If all is ineffable by default -just pretend- then perhaps truth is that which is required only when the ineffable needs to be communicated. If there is no need to communicate it, if there is no need or use to be attached to it, then truth is not necessary, and nonexistent?
For me, the ineffable is also the unthinkable. For me, thought itself is lingual. Now I'm not denying that experience is often ineffable/unthinkable, but then I think we often do feel an urge to communicate this same "unthinkable," and often do so by means of music, gesture(aka dance,acting, etc. ), painting, sculpture, .......murder, suicide, mountain climbing.
It just occurred to me. Why is smothered mate (in chess) so satisfying? A person can give reasons, but can the subject be exhausted? Form is form, and it exists in different formal dimensions. What is the redness of red? This doesn't seem effable, or is only effable in the practical sense.
---------- Post added 04-06-2010 at 11:44 PM ----------
Human beings - many of them, at least - care about how they are perceived when they are the objects of perception. Do they just continue on being what they are when perceived, as you describe for an object, or can they / do they somehow change? What is the truth about a person - what he is when he is unobserved, what he is when observed, or both? I'm inclined to say that it is both and that many people can and do change when they are the objects of perception.
I agree that we are both. To use a math metaphor, you might describe a person as a function of their environment. I see the notion of an individual as a useful abstraction. But the "truth" seems to be that we are utterly immersed on our world-experience. Where is the border between the seen and the seer, the doer and the done? It's all conceptual and this concept is indeed an evolving system. This is all quite Hegel. No finite thing has genuine being. The self and the other are one. The self and the world are one. And yet it is still useful and justified to talk as if the opposite were true, for the opposite is true, depending upon the purpose of a sentence in its temporal context.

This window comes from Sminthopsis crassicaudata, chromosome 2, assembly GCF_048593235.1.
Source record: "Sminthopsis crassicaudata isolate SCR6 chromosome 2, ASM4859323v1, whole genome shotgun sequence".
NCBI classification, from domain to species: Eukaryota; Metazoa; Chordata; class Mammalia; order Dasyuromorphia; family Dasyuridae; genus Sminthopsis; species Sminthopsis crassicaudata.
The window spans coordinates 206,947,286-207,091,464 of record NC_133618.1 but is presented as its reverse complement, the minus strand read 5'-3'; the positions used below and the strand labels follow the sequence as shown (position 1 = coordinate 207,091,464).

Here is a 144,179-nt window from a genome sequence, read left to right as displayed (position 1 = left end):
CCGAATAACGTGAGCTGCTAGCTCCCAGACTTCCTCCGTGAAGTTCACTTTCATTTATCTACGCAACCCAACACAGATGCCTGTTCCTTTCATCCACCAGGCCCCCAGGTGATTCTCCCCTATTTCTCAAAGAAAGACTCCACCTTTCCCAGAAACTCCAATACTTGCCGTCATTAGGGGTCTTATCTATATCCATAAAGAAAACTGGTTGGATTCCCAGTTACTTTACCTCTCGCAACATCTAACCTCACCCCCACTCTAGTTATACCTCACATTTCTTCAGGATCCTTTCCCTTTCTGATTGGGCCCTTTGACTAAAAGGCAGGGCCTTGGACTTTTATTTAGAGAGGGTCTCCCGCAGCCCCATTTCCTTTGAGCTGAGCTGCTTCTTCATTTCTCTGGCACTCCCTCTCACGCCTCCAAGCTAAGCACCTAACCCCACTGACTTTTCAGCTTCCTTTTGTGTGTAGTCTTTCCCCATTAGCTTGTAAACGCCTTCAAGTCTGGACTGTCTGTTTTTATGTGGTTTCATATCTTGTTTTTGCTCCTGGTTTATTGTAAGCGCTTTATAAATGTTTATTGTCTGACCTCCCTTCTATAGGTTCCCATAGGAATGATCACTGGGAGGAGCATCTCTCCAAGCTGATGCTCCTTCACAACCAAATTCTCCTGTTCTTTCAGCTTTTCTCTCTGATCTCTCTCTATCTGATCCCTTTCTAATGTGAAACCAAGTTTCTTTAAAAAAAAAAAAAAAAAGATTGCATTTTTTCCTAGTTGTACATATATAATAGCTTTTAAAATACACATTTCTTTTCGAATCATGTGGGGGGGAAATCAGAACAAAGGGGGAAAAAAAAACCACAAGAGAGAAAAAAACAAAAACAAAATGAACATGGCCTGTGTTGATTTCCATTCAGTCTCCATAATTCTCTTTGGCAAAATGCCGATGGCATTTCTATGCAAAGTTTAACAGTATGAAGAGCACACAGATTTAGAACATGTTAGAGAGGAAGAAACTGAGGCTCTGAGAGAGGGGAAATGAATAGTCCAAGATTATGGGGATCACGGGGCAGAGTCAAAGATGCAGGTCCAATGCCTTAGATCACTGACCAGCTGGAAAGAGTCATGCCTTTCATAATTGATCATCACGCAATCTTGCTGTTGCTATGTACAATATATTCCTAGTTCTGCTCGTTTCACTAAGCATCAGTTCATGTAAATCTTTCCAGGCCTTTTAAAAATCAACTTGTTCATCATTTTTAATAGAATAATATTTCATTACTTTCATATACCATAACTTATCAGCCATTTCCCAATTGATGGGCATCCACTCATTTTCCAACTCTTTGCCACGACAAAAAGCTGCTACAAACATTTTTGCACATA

I agree with Hegel that what makes us human is our desire for desire. We want to be recognized by an other. Our animal or lower selves are satisfied with food or shelter, but our spiritual cultural selves desire a living community, in which we are recognized as free, unique, and worth, etc.
This explains duels. Men will sacrifice/risk their animal life for cultural-spiritual recognition. This also explains the starving artist, the unmarried priest, etc.